BY this stairway narrow, steep, Thou shalt climb from song to sleep; From sleep to dream and song once more;— Sleep well, sweet friend, sleep well, dream deep.
Antigonish [I met a man who wasn’t there]
Hughes Mearns (1875 – 1965)
Yesterday, upon the stair, I met a man who wasn’t there He wasn’t there again today I wish, I wish he’d go away…
When I came home last night at three The man was waiting there for me But when I looked around the hall I couldn’t see him there at all! Go away, go away, don’t you come back any more! Go away, go away, and please don’t slam the door… (slam!)
Last night I saw upon the stair A little man who wasn’t there He wasn’t there again today Oh, how I wish he’d go away..
The concept of a one-hit wonder is usually applied to pop-songs, but the same can be said of novelists and poets. Hughes Mearns’ poem Antigonish, is an example of a one hit wonder, as I can’t find any other poems attributed to him that have survived in the common domain. This little nursery rhyme like poem apparently had quite an influence on some children in the English speaking world, maybe because of its slightly scary imagery and the fact that children and adults are sometimes afraid of things that don’t exist in the dark. Antigonish is about the bogeyman who makes the hair on the back of our necks stand up. David Bowie’s rock song is rumored to have been influenced by this poem and if you listen to the lyrics, there are similarities, whether it is intentional or by coincidence is up for debate.
By Jack Prelutsky
In the desolate depths of a perilous place
the bogeyman lurks, with a snarl on his face.
Never dare, never dare to approach his dark lair
for he’s waiting . . . just waiting . . . to get you.
He skulks in the shadows, relentless and wild
in his search for a tender, delectable child.
With his steely sharp claws and his slavering jaws
oh he’s waiting . . . just waiting . . . to get you.
Many have entered his dreary domain
but not even one has been heard from again.
They no doubt made a feast for the butchering beast
and he’s waiting . . . just waiting . . . to get you.
In that sulphurous, sunless and sinister place
he’ll crumple your bones in his bogey embrace.
Never never go near if you hold your life dear,
for oh! . . . what he’ll do . . . when he gets you!
Granted that what we summon is absurd:
Mustaches and the stick, the New York fake
In cowboy costume grinning for the sake
Of cameras that always just occurred;
Granted that his Rough Riders fought a third-
Rate army badly general’d, to make
Headlines for Mr. Hearst: that one can take
Trust-busting not exactly at its word:
Robinson, alcoholic and unread,
Received a letter with a White House frank.
To court the Muse, you’d think T. R.’d’ve killed her
And had her stuffed, and yet this mountebank
Chose to belaurel Robinson instead
of famous men like Richard Watson Gilder.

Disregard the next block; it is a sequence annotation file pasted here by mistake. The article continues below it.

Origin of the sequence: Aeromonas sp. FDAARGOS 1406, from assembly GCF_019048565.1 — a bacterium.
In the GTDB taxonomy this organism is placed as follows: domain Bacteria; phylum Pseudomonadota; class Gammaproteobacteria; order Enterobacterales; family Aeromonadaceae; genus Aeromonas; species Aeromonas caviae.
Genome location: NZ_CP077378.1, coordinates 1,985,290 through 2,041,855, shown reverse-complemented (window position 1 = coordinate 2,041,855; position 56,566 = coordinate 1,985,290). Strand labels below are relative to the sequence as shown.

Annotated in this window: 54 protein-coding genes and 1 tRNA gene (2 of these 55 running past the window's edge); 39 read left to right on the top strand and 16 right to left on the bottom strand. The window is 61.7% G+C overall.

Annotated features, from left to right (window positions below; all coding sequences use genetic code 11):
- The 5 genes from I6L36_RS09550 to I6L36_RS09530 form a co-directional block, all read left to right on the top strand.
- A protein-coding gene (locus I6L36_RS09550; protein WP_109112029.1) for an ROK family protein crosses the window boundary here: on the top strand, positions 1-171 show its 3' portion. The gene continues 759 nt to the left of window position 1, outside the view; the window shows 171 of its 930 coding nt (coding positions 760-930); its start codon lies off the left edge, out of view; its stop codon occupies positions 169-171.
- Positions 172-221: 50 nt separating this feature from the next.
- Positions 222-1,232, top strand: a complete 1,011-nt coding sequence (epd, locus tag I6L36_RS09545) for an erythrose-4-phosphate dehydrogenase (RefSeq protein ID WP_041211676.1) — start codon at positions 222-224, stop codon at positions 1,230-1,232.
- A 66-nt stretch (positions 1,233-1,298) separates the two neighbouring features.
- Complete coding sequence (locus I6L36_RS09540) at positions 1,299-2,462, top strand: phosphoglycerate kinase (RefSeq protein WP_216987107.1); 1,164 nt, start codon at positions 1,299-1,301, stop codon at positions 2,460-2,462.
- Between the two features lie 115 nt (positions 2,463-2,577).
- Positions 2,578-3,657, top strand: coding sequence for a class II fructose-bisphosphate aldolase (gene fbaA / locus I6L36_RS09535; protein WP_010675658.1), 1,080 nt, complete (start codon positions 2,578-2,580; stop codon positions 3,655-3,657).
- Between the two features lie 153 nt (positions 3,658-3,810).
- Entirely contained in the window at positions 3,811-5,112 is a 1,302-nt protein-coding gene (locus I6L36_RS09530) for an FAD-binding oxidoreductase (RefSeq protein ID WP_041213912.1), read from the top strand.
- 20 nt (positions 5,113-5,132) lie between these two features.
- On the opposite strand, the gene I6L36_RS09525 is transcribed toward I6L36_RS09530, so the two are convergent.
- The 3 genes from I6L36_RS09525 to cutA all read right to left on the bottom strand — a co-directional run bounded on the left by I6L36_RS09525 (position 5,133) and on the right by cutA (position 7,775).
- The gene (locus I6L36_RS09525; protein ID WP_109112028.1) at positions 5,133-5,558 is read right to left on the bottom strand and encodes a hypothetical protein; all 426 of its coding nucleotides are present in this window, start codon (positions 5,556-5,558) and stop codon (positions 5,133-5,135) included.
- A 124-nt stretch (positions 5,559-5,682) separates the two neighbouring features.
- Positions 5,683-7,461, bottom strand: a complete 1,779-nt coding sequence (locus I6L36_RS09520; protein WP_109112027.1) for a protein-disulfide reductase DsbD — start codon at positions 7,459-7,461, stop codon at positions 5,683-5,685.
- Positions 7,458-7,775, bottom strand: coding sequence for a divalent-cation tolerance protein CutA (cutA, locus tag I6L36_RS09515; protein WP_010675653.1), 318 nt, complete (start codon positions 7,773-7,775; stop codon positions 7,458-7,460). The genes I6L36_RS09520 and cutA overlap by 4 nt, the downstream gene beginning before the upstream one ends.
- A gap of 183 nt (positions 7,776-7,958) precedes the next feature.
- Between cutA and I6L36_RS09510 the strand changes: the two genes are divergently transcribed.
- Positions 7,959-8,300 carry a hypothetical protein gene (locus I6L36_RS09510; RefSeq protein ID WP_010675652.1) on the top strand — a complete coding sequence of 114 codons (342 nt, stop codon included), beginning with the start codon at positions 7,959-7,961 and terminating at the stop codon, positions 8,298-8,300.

Of the more than 200 poems included in Donald Hall’s self compiled anthology published in 1990 titled Old and New Poems, this is the lone sonnet. It is so out of place in terms of Hall’s body of work and so obscure, that the only thing I can make of it is that Donald was hoping we would all get the joke and laugh along with him. There is a long history of using sonnets either as a vehicle to honor or insult a specific literary or political figure. Miguel de Cervantes wrote a series of sonnets that were so clever in delivering their barbed critique that his insults seemed more like good-natured advice and remarkably made their way through the sensors of his day.
So what is going on in this sonnet? Hall is skewering both Teddy Roosevelt and Edwin Arlington Robinson. History has not been kind to Robinson’s legacy as a poet. Although the recipient of three Pulitzer prizes, largely because of the notoriety Roosevelt created by promoting Robinson as a poet, most of Robinson’s writing is dismissed by modern poets and critics as weak and worse, uninteresting. Robinson may have been a significant American poet in his day, who willingly paid the price in poverty and obscurity at the beginning of his career. But his success rested on Roosevelt’s patronage, securing for him a government position, giving him a steady source of income and increased his literary stature through his personal praise. As for his work, his once-popular Arthurian trilogy has fallen out of favor and considered mediocre at best.
And how has Richard Watson Gilder faired in terms of history? Well obviously Hall feels he should have been treated better. Despite being a prolific and popular poet, who was skilled at rhyme and meter, Gilder’s work has faded into obscurity as well. Gilder was the editor of the Century Illustrated Monthly Magazine, one of the nation’s most esteemed periodicals in the late 19th century. As such Gilder was a person of influence in American letters during this period. None of his sonnets would make my top 100 list. But, as the punch line to Hall’s riddle, he is certainly worthy of a little investigating.
By Richard Watson Gilder
What is a sonnet? ‘Tis the pearly shell
That murmurs of the far-off murmuring sea;
A precious jewel carved most curiously:
It is a little picture painted well.
What is a sonnet? ‘Tis the tear that fell
From a great poet’s hidden ecstasy;
A two-edged sword, a star, a song–ah me!
Sometimes a heavy-tolling funeral bell.
This was the flame that shook with Dante’s breath;
The solemn organ whereon Milton played,
And the clear glass where Shakespeare’s shadow falls:
A sea this is–beware who ventureth!
For like a fjord the narrow floor is laid
Mid-ocean deep to the sheer mountain walls.